4:6 1.9(0.2) 49.5(11.8)
3:7 19.19(3.42)  8.3(1.2)
2:8 0.253(0.06)   1.71(0.417)

Material Modifications

Optionally, various additives are added to the materials described herein, to modify their properties. The adding can be before setting or after setting, depending on the material. Exemplary materials that can be added include fibers (e.g., carbon nanotubes or glass fibers) of various lengths and thicknesses, aggregates and/or air bubbles.

In an exemplary embodiment of the invention, if the material is manufactured to be anisotropic, it can be advanced into the body in a desired direction, for example, by selecting a delivery path (e.g., storage, tube, aperture) to reduce twisting and/or deformation. Optionally, such materials are provided as short units (FIG. 8).

Softening and Semi-Hardening Materials

In an exemplary embodiment of the invention, the material used softens after provision into the body. In an exemplary embodiment of the invention, the material comprises an additive that disperses or weakness in water or body fluids, for example, salt. A softening material may be useful if the forces required for height restoration are smaller than the forces required for maintaining height. Softening times are optionally controlled by mixing in a gel material which slows down water penetration into the extruded material.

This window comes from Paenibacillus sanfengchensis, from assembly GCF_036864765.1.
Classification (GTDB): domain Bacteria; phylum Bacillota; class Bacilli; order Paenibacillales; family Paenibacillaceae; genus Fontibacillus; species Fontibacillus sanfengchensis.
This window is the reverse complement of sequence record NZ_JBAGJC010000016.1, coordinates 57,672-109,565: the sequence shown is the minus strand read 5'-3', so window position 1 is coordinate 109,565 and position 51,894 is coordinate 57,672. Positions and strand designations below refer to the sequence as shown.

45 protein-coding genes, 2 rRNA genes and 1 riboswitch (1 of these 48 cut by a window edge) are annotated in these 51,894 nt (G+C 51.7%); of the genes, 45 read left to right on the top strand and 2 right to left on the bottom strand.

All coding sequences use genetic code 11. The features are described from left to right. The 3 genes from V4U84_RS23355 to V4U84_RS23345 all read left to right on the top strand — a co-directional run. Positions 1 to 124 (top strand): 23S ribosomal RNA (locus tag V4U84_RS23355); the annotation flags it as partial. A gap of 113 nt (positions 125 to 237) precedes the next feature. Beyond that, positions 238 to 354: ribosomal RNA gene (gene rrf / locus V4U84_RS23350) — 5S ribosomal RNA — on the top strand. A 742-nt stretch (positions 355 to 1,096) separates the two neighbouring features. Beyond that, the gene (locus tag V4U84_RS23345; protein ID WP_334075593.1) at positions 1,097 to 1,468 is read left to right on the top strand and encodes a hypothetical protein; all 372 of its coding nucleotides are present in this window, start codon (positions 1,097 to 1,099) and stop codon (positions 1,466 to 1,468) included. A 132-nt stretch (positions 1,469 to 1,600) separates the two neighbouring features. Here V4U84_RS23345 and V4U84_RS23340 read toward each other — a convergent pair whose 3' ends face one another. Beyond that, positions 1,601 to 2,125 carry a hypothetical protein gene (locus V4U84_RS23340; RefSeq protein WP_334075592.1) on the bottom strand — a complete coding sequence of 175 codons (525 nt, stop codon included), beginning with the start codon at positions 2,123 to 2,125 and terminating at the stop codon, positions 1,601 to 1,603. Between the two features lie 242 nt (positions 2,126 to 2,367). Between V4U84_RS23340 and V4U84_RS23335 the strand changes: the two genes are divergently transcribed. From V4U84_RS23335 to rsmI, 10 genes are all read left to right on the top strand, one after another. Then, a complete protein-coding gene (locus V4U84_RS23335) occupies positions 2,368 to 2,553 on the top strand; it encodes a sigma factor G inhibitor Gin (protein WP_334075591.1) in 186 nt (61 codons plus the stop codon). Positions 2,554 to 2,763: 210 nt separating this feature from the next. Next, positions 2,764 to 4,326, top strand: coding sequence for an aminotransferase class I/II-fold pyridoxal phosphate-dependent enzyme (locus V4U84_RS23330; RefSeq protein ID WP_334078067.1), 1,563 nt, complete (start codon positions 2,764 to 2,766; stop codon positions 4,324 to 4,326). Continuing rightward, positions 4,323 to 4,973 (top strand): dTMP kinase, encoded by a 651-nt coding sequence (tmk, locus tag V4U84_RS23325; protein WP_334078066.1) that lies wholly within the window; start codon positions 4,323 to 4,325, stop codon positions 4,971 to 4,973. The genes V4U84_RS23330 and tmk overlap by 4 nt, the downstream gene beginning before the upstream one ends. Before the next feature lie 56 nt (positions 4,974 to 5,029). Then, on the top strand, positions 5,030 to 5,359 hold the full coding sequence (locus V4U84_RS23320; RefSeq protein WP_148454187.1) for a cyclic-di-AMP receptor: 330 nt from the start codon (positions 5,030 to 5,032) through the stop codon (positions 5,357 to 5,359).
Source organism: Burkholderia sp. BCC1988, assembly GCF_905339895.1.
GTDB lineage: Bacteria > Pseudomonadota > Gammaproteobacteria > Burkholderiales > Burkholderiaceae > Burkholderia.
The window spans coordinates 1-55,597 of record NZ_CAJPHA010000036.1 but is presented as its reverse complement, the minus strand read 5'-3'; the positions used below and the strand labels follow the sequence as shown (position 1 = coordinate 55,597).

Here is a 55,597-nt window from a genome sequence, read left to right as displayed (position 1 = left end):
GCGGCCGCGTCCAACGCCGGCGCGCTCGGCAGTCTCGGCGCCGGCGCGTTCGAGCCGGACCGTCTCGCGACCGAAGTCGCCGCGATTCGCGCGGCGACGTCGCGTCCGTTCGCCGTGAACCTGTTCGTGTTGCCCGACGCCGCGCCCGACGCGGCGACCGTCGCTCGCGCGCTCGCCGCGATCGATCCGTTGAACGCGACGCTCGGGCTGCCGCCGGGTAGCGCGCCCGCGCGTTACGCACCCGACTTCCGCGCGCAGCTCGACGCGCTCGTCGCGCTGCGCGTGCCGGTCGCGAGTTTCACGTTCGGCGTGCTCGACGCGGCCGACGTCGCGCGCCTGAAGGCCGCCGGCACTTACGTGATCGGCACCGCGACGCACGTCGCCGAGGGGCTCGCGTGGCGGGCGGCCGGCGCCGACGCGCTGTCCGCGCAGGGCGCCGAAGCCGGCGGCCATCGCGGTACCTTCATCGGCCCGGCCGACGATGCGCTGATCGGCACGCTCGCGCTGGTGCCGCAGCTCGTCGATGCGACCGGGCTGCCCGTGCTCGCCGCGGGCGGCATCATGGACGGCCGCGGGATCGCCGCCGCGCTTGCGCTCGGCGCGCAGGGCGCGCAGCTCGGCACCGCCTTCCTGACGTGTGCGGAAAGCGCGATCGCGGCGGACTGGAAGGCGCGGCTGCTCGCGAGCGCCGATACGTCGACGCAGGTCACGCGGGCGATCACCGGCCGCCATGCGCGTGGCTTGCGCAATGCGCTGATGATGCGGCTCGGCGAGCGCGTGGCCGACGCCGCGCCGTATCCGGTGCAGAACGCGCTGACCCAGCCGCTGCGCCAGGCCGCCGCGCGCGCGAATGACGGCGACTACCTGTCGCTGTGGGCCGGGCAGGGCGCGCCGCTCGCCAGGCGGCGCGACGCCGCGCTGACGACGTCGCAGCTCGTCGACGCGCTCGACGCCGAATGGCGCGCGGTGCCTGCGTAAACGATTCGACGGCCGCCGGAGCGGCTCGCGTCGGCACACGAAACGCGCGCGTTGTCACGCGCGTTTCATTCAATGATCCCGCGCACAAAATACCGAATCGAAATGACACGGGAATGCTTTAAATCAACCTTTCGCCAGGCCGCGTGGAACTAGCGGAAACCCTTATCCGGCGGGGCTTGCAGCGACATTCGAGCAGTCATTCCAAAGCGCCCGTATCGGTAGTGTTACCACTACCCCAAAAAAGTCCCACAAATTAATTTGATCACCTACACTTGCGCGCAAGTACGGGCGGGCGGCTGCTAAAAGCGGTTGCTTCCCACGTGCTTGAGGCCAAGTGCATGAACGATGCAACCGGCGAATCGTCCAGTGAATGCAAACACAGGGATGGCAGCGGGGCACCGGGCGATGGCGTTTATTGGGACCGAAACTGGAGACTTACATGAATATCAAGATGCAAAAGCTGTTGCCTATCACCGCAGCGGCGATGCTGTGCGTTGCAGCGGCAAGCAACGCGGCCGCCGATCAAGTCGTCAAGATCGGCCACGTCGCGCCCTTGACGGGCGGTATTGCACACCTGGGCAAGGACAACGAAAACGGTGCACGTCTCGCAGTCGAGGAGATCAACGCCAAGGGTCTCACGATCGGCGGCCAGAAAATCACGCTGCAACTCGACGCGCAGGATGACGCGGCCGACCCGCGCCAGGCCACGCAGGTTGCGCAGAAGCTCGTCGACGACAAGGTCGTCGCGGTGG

Semi-Hardening Materials

In an exemplary embodiment of the invention, the material used sets to non-hardened condition. In an exemplary embodiment of the invention, the material comprises MMA, LMA and NMP. NMP solvates in water, allowing the material to set somewhat. In an exemplary embodiment of the invention, a hardened condition is avoided, possibly preventing the induction of fractures in nearby vertebra.

Use of Hardening Materials